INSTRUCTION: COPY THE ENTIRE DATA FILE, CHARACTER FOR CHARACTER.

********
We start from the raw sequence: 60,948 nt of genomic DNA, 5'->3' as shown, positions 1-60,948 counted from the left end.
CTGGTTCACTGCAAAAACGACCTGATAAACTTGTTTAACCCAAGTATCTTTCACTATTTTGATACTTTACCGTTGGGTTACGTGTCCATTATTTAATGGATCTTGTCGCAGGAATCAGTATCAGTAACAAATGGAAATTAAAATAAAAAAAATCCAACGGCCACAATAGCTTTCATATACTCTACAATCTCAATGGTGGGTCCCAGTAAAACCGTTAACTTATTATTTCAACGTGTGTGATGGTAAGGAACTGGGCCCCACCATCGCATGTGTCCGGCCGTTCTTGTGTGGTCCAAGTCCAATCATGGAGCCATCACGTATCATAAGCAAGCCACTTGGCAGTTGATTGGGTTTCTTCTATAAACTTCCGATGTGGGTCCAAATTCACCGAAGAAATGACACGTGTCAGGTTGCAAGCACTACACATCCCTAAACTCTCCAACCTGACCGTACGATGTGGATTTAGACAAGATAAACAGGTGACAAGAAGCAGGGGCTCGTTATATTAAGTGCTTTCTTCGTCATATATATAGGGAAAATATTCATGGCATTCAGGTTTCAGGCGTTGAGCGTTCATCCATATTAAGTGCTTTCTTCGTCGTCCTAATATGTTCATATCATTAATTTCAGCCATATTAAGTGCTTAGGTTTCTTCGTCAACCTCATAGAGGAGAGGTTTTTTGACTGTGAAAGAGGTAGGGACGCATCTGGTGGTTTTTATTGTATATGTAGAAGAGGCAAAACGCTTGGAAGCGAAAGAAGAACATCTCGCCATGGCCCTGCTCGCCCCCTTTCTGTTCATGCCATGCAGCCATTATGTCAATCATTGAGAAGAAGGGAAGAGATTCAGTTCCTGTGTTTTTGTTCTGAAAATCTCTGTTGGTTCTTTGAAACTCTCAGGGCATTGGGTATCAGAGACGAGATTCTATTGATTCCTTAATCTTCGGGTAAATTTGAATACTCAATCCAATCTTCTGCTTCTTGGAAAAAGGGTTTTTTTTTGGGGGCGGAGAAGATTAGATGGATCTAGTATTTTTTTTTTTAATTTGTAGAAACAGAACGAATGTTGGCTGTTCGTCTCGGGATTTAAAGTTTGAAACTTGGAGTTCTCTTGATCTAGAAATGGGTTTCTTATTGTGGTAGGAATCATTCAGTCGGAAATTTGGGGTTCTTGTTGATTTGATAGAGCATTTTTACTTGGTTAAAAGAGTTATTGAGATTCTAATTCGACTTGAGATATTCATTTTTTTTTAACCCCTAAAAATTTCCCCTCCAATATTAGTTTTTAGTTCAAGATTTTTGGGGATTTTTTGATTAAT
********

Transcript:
We start from the raw sequence: 60,948 nt of genomic DNA, 5'->3' as shown, positions 1-60,948 counted from the left end.
CTGGTTCACTGCAAAAACGACCTGATAAACTTGTTTAACCCAAGTATCTTTCACTATTTTGATACTTTACCGTTGGGTTACGTGTCCATTATTTAATGGATCTTGTCGCAGGAATCAGTATCAGTAACAAATGGAAATTAAAATAAAAAAAATCCAACGGCCACAATAGCTTTCATATACTCTACAATCTCAATGGTGGGTCCCAGTAAAACCGTTAACTTATTATTTCAACGTGTGTGATGGTAAGGAACTGGGCCCCACCATCGCATGTGTCCGGCCGTTCTTGTGTGGTCCAAGTCCAATCATGGAGCCATCACGTATCATAAGCAAGCCACTTGGCAGTTGATTGGGTTTCTTCTATAAACTTCCGATGTGGGTCCAAATTCACCGAAGAAATGACACGTGTCAGGTTGCAAGCACTACACATCCCTAAACTCTCCAACCTGACCGTACGATGTGGATTTAGACAAGATAAACAGGTGACAAGAAGCAGGGGCTCGTTATATTAAGTGCTTTCTTCGTCATATATATAGGGAAAATATTCATGGCATTCAGGTTTCAGGCGTTGAGCGTTCATCCATATTAAGTGCTTTCTTCGTCGTCCTAATATGTTCATATCATTAATTTCAGCCATATTAAGTGCTTAGGTTTCTTCGTCAACCTCATAGAGGAGAGGTTTTTTGACTGTGAAAGAGGTAGGGACGCATCTGGTGGTTTTTATTGTATATGTAGAAGAGGCAAAACGCTTGGAAGCGAAAGAAGAACATCTCGCCATGGCCCTGCTCGCCCCCTTTCTGTTCATGCCATGCAGCCATTATGTCAATCATTGAGAAGAAGGGAAGAGATTCAGTTCCTGTGTTTTTGTTCTGAAAATCTCTGTTGGTTCTTTGAAACTCTCAGGGCATTGGGTATCAGAGACGAGATTCTATTGATTCCTTAATCTTCGGGTAAATTTGAATACTCAATCCAATCTTCTGCTTCTTGGAAAAAGGGTTTTTTTTTGGGGGCGGAGAAGATTAGATGGATCTAGTATTTTTTTTTTTAATTTGTAGAAACAGAACGAATGTTGGCTGTTCGTCTCGGGATTTAAAGTTTGAAACTTGGAGTTCTCTTGATCTAGAAATGGGTTTCTTATTGTGGTAGGAATCATTCAGTCGGAAATTTGGGGTTCTTGTTGATTTGATAGAGCATTTTTACTTGGTTAAAAGAGTTATTGAGATTCTAATTCGACTTGAGATATTCATTTTTTTTTAACCCCTAAAAATTTCCCCTCCAATATTAGTTTTTAGTTCAAGATTTTTGGGGATTTTTTGATTAAT